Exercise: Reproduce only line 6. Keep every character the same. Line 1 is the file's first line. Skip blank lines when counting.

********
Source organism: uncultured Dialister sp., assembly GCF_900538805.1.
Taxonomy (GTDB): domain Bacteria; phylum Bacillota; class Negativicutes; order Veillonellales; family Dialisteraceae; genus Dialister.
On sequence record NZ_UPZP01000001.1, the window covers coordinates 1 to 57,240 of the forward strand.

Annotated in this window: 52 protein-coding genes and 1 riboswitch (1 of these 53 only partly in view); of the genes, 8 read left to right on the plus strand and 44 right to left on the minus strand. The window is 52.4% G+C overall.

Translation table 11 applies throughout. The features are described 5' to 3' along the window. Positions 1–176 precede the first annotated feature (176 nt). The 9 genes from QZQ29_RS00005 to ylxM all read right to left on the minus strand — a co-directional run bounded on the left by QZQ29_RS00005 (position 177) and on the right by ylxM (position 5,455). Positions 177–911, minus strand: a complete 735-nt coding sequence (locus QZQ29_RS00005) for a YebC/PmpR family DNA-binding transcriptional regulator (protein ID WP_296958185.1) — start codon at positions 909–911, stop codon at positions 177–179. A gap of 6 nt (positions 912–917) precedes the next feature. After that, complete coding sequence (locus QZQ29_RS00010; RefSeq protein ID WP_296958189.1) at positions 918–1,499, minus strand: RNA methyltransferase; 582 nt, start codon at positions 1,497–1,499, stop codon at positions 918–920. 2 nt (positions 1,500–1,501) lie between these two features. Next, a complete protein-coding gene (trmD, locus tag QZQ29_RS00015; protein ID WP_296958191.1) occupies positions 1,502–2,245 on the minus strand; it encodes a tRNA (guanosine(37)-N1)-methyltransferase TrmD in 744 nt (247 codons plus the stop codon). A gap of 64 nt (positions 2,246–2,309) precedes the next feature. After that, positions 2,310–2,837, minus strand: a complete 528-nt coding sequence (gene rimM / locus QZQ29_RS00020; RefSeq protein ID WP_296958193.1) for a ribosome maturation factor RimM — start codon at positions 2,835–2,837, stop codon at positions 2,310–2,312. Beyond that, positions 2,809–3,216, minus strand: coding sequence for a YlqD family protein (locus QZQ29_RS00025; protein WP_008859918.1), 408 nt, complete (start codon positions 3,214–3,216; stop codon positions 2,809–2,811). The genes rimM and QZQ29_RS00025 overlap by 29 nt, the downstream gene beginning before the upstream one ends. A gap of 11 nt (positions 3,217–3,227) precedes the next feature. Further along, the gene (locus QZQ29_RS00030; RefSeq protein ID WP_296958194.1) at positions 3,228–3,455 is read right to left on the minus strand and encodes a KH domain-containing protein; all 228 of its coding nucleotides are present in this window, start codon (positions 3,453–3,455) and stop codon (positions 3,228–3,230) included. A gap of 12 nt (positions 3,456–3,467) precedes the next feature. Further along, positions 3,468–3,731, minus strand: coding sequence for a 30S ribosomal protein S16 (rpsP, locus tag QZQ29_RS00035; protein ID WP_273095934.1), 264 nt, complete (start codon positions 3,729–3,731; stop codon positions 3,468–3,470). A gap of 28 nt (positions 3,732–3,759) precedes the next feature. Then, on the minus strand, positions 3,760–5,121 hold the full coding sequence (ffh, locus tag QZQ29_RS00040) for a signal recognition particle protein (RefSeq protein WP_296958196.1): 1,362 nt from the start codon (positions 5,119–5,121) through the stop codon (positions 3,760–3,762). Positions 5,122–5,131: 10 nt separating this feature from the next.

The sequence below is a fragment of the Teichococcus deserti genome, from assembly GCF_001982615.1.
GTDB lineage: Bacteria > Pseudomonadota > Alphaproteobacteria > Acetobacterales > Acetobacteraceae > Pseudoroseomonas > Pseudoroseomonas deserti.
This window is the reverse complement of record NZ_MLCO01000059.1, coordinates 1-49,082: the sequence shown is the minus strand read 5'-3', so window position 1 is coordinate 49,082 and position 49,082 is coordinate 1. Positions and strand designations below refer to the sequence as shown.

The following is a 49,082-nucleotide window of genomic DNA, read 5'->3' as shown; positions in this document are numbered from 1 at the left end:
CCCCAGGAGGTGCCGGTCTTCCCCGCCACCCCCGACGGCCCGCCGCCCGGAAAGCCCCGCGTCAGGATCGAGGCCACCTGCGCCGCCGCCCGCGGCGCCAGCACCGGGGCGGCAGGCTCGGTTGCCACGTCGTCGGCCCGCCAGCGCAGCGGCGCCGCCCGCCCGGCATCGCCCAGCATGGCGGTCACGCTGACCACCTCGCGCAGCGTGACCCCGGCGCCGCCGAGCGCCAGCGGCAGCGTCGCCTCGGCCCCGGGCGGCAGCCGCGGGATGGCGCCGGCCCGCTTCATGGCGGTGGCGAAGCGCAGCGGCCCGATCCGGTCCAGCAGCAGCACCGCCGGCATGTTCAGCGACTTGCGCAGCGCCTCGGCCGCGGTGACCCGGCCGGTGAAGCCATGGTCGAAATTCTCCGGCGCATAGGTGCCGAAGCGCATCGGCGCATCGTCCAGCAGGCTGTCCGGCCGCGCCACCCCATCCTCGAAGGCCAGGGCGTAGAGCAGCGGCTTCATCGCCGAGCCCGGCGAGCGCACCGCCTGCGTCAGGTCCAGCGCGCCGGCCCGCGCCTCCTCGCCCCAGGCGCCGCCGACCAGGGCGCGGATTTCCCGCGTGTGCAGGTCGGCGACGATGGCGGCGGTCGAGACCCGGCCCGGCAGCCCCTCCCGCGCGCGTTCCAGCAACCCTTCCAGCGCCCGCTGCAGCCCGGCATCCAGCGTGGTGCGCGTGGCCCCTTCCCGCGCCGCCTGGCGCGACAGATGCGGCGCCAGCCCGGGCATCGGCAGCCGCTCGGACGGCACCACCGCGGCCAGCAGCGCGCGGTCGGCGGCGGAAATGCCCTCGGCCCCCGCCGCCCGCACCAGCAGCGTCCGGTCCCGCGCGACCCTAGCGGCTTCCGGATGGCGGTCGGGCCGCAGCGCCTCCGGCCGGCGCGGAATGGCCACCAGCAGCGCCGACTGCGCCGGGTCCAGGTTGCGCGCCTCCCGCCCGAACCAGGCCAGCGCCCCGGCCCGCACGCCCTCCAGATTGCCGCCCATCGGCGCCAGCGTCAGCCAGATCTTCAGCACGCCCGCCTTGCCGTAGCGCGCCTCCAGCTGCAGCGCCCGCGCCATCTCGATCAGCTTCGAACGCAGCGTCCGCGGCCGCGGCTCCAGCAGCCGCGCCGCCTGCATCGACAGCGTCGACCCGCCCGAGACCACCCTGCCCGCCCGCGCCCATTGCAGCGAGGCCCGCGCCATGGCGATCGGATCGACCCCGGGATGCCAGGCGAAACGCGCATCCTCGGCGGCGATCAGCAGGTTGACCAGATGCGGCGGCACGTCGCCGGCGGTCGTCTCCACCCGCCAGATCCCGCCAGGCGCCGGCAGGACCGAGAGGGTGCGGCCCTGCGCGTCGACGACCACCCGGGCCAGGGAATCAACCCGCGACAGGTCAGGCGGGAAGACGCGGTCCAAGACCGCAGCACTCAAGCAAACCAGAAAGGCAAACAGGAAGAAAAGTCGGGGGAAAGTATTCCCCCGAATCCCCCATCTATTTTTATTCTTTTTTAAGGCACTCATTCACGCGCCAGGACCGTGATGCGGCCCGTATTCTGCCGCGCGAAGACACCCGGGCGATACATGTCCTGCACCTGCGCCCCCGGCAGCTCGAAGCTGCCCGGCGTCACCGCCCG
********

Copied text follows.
The sequence below is a fragment of the Teichococcus deserti genome, from assembly GCF_001982615.1.